Top positive review
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Good, but long and detailed
on October 15, 2016
Were I to re-read this book, I would keep a notebook by my side, making charts, timelines, and fact sheets of each British officer, each Indian chief, each politician, each colonist, each country, and each colony. There is so much that I missed simply because I was not prepared for the plethora of information.
The detail is overwhelming. For instance, concerning the depression that followed the war, Anderson discusses in detail, including specific anecdotes, the effect on the businesses, assemblies, and individuals of not only each North American colony, but also England, France, and various other British colonies around the world. This attention to detail, along with the length of the book, and Anderson's propensity to long, and somewhat quirky sentence structure makes the book a challenge to finish.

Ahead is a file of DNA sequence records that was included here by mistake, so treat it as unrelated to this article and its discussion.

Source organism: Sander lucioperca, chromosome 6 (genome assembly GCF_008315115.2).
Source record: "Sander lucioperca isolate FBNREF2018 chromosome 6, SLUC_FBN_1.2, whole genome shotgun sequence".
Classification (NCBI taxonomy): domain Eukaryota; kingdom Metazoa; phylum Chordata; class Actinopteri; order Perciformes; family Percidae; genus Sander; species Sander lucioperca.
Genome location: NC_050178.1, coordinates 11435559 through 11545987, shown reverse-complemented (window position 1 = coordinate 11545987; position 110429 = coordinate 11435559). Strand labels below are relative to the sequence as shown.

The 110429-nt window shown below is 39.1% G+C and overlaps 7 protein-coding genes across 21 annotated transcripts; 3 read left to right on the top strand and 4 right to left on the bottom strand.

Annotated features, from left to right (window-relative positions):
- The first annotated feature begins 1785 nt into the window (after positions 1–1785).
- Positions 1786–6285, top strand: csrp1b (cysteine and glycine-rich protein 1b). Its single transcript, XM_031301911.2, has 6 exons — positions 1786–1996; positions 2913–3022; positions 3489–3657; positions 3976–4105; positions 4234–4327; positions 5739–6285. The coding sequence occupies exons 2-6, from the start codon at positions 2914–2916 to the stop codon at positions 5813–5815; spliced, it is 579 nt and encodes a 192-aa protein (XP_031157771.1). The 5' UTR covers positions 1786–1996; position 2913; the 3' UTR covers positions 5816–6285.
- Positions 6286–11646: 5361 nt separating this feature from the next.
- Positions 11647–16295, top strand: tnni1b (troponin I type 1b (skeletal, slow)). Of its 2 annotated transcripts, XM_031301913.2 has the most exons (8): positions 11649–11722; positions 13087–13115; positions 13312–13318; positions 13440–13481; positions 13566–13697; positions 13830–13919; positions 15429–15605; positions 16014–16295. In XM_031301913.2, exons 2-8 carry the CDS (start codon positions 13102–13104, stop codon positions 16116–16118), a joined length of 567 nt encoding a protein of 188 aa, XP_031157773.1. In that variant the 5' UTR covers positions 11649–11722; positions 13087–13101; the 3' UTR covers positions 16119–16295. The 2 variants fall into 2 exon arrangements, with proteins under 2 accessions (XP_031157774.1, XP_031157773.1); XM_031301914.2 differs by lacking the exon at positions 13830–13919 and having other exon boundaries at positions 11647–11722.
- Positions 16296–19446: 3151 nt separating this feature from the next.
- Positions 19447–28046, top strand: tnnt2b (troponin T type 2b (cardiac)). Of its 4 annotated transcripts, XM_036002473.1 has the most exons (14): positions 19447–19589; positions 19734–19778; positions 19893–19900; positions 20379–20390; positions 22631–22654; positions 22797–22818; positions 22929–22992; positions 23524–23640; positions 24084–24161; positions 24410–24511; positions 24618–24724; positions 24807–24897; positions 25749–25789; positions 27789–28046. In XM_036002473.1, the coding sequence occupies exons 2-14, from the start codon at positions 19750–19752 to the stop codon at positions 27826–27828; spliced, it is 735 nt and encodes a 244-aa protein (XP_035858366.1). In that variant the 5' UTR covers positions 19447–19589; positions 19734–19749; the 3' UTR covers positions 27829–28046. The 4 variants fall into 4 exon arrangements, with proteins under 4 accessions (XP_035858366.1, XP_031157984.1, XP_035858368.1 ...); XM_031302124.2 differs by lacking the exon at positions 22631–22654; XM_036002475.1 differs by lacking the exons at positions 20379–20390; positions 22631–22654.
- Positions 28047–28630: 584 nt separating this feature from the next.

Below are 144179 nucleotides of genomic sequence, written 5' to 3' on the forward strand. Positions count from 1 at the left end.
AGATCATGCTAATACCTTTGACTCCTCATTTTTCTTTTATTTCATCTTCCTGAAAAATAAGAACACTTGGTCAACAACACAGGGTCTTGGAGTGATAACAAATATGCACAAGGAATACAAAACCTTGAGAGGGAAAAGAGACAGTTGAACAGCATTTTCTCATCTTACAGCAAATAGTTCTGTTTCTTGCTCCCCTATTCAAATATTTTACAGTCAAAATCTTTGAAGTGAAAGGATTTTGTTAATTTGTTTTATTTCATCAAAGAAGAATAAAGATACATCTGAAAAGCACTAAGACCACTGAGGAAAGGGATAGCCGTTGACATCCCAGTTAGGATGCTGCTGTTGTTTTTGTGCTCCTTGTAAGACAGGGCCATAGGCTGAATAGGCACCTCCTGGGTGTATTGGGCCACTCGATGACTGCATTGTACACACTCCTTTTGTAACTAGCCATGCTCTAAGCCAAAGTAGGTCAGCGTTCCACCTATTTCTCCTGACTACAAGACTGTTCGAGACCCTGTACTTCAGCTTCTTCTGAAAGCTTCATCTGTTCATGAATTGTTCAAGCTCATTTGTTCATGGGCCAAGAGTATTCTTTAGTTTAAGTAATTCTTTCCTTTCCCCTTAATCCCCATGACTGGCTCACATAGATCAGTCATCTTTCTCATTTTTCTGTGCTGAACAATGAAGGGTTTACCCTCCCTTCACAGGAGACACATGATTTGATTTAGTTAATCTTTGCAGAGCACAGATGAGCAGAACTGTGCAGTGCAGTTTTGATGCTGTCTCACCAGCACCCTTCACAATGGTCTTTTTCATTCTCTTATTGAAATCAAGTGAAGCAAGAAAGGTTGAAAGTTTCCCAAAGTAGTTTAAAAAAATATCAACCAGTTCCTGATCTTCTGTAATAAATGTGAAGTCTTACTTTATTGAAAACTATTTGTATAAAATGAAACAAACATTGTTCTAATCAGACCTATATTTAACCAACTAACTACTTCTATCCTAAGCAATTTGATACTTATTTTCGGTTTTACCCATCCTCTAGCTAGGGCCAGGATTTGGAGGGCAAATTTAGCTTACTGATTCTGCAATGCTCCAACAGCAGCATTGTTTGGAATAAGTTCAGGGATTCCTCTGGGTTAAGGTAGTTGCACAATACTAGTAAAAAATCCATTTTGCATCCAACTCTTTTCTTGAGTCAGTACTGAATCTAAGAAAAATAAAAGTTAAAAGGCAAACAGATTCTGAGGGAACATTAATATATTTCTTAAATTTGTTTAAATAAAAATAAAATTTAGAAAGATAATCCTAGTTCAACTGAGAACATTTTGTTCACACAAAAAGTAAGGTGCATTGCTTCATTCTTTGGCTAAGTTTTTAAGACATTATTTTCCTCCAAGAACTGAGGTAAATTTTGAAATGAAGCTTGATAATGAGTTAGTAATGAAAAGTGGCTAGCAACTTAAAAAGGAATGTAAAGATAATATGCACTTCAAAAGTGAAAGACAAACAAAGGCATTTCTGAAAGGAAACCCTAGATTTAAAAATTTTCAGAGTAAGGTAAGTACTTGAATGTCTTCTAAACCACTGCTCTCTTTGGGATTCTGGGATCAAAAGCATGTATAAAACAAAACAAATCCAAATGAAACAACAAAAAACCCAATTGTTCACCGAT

Nevertheless, it is worth reading.
On a side note, Anderson seems strangely more outraged that a British officer supplies smallpox-exposed blankets to Indians than by Indians falling upon and massacring soldiers and civilians who have surrendered their fort and arms under terms of safe conduct. Both seem to me to be rather common occurrences in warfare. People do nasty things to each other, especially during war. I was confused by the value judgment. Was he saying that the Indians were too primitive to know any better? I find that kind of ethnocentric.